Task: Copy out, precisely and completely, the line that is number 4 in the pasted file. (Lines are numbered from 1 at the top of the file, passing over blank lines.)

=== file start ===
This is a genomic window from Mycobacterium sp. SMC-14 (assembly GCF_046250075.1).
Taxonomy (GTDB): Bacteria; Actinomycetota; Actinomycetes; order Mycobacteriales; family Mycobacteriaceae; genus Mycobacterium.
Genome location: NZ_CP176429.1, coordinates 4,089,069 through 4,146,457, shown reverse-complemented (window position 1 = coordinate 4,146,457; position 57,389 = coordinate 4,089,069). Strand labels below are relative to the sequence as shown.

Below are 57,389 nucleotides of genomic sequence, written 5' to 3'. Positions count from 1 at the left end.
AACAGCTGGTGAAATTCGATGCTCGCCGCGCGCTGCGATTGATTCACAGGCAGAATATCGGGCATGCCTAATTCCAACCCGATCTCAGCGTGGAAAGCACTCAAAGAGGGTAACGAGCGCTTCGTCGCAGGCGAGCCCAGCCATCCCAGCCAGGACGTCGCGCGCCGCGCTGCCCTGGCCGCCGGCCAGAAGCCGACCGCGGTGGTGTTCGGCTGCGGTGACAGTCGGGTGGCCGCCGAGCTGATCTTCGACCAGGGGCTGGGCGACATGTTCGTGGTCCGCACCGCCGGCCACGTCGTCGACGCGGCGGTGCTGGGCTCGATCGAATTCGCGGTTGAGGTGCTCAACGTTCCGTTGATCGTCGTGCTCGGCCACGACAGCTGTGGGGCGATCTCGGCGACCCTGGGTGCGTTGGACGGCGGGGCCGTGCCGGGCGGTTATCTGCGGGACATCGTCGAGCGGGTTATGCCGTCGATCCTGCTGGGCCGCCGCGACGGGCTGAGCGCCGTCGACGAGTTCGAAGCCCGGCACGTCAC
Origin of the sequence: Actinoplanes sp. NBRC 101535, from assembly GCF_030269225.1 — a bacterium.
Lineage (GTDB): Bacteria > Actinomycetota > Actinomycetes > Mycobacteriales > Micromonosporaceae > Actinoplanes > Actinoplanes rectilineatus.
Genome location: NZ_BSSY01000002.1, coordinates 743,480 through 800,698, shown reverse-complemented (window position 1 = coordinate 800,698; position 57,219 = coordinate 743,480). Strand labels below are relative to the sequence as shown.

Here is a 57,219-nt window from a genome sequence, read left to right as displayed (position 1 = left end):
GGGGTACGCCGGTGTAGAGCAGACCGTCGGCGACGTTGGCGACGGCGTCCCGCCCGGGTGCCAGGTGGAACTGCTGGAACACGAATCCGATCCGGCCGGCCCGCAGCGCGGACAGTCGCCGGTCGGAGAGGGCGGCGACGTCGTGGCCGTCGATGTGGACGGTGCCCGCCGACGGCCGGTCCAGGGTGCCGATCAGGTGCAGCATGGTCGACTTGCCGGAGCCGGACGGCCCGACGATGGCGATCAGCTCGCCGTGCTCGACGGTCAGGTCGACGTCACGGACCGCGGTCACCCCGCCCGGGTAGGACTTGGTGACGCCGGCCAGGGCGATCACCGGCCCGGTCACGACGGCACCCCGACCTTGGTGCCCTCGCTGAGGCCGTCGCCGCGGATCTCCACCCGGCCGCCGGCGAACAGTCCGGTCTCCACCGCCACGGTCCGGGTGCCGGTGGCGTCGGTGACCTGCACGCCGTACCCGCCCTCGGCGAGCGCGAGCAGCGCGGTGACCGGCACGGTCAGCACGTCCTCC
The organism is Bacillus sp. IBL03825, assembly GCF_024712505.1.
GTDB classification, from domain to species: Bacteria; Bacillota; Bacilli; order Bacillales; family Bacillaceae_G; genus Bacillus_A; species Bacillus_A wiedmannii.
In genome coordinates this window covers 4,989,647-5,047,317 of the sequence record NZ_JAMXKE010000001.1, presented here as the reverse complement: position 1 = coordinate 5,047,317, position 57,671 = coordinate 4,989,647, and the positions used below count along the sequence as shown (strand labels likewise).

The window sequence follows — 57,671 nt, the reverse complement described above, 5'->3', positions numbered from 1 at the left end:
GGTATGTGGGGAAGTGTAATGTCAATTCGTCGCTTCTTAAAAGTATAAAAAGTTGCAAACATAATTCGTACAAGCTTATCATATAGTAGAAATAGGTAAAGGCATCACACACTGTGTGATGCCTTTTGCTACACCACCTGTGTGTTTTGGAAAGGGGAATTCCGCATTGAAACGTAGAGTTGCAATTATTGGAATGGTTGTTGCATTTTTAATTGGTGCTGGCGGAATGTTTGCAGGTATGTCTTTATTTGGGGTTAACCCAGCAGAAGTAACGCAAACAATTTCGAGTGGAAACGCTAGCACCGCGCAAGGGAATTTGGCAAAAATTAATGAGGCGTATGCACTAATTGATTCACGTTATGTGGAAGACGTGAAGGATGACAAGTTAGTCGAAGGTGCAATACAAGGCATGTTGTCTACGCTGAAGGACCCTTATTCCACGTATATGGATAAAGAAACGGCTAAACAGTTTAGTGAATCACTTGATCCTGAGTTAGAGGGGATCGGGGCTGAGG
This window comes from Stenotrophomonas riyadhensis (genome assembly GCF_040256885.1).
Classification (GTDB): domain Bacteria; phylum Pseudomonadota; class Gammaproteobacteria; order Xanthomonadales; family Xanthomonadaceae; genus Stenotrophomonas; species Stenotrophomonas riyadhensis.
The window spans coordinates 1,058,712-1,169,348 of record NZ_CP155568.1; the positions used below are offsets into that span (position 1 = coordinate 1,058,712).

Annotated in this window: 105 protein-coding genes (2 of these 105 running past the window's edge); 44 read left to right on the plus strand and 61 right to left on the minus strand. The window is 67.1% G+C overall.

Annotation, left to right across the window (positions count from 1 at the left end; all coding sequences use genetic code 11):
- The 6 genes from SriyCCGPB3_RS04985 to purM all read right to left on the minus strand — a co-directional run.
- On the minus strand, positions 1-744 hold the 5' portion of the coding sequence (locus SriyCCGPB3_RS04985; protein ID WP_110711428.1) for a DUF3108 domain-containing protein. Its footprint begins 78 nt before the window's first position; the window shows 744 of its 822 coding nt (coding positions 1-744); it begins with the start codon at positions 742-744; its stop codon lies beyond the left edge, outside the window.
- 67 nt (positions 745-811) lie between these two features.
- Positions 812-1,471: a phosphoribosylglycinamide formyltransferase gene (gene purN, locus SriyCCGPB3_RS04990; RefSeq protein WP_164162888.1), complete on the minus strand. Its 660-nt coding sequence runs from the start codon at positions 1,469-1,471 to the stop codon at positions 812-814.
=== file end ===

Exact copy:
Below are 57,389 nucleotides of genomic sequence, written 5' to 3'. Positions count from 1 at the left end.